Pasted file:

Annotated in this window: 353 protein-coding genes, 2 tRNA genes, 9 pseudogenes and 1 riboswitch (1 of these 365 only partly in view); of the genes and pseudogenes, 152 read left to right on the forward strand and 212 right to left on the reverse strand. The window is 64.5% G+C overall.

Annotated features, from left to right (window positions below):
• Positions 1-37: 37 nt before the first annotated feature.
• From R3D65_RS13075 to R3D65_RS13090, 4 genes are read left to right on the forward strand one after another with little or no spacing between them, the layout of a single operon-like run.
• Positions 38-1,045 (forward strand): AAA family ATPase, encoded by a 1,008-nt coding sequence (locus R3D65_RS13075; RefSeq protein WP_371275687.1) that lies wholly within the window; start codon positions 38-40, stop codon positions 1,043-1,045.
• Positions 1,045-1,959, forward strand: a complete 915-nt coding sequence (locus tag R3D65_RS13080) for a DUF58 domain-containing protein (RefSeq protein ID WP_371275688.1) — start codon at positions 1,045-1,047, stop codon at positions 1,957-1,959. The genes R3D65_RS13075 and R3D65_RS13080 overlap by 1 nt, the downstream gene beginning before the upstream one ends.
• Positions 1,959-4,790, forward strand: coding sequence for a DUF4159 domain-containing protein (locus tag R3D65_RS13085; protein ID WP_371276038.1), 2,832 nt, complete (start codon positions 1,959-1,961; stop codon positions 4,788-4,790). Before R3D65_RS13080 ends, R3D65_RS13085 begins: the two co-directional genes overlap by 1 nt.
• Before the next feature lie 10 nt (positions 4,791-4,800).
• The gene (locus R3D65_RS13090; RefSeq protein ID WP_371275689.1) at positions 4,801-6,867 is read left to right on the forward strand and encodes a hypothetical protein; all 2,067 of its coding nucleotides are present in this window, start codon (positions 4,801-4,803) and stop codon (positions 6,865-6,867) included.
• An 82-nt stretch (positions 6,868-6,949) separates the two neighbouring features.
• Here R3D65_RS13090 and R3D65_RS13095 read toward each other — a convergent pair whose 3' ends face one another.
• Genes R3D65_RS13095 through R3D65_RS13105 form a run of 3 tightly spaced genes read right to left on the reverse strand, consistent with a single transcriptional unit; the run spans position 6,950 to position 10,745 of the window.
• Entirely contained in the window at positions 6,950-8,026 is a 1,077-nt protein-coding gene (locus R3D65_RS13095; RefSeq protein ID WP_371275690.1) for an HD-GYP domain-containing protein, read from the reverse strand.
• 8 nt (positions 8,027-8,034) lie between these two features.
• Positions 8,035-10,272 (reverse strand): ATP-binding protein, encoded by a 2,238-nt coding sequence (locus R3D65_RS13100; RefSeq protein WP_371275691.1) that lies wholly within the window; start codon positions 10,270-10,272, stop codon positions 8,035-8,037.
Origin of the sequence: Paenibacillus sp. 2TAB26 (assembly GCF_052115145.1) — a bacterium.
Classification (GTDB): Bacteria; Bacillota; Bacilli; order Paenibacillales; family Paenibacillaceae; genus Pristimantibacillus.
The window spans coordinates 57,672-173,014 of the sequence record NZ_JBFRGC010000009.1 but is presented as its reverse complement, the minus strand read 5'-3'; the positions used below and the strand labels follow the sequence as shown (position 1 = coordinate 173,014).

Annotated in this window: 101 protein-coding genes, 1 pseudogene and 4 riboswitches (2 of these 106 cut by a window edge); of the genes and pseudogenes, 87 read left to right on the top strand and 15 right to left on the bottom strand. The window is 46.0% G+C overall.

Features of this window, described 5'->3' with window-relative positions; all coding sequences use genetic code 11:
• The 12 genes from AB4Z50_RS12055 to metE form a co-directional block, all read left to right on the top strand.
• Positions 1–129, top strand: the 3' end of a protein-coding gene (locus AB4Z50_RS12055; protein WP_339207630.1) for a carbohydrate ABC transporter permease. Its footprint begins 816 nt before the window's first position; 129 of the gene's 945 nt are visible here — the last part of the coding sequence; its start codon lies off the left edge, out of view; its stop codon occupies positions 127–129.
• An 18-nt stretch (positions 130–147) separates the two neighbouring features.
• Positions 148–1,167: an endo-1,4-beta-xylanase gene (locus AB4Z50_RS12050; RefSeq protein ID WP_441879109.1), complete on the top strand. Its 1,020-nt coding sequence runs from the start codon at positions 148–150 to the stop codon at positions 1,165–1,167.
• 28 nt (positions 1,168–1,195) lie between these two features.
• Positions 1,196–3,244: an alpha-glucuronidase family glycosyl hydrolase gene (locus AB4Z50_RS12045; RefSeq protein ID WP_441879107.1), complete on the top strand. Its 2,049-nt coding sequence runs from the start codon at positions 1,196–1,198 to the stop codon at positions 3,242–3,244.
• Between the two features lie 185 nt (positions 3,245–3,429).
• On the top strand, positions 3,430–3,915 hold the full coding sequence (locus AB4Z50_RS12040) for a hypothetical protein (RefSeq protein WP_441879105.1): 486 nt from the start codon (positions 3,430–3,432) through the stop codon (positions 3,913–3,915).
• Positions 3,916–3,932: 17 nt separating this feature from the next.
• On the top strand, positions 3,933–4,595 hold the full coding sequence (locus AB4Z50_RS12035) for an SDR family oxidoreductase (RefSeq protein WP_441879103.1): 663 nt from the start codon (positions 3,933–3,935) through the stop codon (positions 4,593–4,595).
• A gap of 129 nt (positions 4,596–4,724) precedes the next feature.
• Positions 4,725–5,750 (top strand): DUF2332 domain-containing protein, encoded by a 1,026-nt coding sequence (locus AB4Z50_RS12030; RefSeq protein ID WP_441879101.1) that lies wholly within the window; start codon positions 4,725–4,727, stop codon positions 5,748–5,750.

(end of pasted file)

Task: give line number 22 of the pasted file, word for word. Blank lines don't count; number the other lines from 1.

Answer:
• Positions 1–129, top strand: the 3' end of a protein-coding gene (locus AB4Z50_RS12055; protein WP_339207630.1) for a carbohydrate ABC transporter permease. Its footprint begins 816 nt before the window's first position; 129 of the gene's 945 nt are visible here — the last part of the coding sequence; its start codon lies off the left edge, out of view; its stop codon occupies positions 127–129.